Lotay Tshering speaks with patients as he does rounds at the National Referral Hospital in the Bhutanese capital Thimphu. AFP
The story about the prime minister of Bhutan is so endearing. In fact the country in itself is very endearing and it reads like a country out of this world while still being very much a part of this world (“In happy Bhutan, Prime Minister is a doctor on Saturdays,” May 10, Gulf Today).
It’s measure of gross happiness index is one of the reasons that it is unique. It shows a country interested in the welfare of its citizens, and thus it’s success is based on how the citizens feel about life there. The other reason is Bhutan’s stance towards the environment — the legislation which says that 60 per cent of the land should be under tree cover.
But the cherry on the top is Bhutan’s wonderful prime minister who also seems to be a wonderful human being. News about him has been doing rounds on the internet and why not? He’s an internet sensation for the right reasons.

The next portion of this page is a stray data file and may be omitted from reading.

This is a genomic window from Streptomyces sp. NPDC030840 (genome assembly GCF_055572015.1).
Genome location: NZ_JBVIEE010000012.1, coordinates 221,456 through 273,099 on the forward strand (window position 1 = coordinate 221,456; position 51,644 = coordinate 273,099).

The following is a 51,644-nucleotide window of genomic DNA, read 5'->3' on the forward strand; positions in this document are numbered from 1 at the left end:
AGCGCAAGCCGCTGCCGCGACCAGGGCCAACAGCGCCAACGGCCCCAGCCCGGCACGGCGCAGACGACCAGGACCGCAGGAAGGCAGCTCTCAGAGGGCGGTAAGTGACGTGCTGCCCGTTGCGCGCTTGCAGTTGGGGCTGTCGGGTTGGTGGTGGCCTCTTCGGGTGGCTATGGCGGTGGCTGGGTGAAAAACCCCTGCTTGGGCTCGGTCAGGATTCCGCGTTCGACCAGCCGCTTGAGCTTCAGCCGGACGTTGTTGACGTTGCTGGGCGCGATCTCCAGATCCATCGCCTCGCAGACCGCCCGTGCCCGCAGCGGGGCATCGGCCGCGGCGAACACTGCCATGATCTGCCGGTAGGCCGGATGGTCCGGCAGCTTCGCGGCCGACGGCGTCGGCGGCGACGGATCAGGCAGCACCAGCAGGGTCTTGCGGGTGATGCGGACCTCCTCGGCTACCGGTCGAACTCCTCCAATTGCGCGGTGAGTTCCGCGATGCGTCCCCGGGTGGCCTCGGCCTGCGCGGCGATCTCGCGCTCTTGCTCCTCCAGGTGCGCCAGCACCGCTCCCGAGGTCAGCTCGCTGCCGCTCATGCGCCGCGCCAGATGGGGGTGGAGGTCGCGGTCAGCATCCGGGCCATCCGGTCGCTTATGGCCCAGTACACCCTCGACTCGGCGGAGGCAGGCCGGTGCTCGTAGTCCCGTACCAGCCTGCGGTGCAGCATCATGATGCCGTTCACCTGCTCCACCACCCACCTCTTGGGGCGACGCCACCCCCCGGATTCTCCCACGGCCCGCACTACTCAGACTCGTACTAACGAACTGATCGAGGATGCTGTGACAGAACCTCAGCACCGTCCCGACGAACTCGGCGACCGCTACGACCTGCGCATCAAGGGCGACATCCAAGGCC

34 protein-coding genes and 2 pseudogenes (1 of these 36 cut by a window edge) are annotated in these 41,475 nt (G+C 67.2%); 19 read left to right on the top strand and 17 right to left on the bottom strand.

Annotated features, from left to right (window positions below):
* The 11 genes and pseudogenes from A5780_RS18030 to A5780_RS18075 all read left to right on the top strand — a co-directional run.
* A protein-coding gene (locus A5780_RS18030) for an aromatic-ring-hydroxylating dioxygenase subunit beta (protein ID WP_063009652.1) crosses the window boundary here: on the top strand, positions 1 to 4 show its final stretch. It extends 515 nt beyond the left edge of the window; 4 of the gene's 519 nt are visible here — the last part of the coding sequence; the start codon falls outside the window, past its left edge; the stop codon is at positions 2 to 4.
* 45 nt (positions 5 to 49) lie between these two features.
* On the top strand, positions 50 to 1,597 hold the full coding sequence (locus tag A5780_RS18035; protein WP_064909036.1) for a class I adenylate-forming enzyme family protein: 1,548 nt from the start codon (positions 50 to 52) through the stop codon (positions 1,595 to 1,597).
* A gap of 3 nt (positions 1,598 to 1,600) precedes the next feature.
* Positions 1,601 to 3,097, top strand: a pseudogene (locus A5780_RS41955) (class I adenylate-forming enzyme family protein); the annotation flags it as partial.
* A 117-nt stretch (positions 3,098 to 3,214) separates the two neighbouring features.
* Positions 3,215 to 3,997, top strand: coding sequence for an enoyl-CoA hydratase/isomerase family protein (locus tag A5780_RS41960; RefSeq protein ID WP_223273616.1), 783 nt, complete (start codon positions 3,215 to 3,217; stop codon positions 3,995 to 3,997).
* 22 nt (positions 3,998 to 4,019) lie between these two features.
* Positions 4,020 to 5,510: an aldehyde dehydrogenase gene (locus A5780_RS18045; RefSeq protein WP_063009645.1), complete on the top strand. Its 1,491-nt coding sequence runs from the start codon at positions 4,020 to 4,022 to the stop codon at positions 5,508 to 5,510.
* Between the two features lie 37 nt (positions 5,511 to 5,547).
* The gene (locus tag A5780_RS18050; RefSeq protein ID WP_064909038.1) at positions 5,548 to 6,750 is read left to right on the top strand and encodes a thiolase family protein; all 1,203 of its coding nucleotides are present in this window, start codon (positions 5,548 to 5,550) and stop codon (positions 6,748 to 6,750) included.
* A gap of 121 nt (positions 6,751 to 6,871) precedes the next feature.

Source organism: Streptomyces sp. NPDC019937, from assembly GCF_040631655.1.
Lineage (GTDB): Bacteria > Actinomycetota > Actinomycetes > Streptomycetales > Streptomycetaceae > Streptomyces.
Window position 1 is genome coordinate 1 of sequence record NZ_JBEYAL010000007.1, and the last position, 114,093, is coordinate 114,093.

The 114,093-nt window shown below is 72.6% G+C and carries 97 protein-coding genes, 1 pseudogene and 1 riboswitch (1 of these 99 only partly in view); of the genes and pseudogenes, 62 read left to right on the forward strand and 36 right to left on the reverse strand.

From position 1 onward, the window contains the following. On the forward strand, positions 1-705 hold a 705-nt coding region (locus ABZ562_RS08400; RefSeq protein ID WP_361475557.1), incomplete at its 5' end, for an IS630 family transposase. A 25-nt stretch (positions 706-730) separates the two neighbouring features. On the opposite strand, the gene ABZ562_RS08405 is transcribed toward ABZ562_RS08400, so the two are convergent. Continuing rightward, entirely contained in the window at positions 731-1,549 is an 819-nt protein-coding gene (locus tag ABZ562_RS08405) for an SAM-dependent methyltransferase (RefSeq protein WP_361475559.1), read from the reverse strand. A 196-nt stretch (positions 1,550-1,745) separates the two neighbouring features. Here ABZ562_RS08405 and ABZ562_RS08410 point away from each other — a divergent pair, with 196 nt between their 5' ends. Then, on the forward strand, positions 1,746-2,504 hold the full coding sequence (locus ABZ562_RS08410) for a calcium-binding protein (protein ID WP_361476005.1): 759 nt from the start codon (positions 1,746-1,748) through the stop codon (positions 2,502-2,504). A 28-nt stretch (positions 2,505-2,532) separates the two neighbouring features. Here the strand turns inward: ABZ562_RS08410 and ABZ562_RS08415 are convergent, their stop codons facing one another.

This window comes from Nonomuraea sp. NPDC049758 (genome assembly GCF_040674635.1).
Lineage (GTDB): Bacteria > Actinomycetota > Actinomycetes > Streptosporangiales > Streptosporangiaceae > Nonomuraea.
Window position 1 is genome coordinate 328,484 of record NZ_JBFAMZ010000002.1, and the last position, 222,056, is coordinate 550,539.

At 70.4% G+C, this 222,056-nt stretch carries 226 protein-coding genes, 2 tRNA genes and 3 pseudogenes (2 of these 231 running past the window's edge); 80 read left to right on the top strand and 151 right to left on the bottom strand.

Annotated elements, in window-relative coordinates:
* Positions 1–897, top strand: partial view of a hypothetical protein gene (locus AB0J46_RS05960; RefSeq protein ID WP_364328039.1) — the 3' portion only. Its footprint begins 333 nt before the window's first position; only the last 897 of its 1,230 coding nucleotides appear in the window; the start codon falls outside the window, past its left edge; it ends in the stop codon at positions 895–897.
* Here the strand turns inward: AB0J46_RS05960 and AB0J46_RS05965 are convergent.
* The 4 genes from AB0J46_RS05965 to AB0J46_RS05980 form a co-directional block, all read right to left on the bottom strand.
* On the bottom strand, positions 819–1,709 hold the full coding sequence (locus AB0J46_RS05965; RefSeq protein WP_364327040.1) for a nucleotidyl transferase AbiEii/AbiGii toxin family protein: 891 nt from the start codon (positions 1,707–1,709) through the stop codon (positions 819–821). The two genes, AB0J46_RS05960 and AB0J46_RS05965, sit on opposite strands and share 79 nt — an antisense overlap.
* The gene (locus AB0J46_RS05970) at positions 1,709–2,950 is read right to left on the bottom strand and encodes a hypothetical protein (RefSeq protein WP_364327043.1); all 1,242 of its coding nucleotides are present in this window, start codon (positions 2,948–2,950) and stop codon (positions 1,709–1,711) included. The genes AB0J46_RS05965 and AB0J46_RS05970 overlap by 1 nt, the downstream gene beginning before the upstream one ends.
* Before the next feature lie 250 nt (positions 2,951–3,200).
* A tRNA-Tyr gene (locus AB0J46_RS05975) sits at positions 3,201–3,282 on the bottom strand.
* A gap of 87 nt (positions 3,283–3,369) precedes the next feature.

His dedication to his passion and towards the healthcare of the country is commendable. While the prime ministers of the countries in the world are either busy being corrupt, or having their foot in the mouth or are busy constructing walls and planning wars, and if wars don’t exist, are passing legislations to destroy the environment or are creating communal disharmony or are finding devious means to win an election despite not even coming close to what the PM of Bhutan has done, Lotay Tshering is what all of the above is not.
The other observation is the PM of Bhutan is unassuming. He seems to seek no applause when he walks through the halls of the hospital nor does he expect the nurses and doctors to drop their work and medical tests and files and join their hands to worship him.
Lesson to be learnt is that we need humble and educated people to be prime ministers. People who have their head on their shoulders, and who do not seek glory to assuage their inner well of insecurities.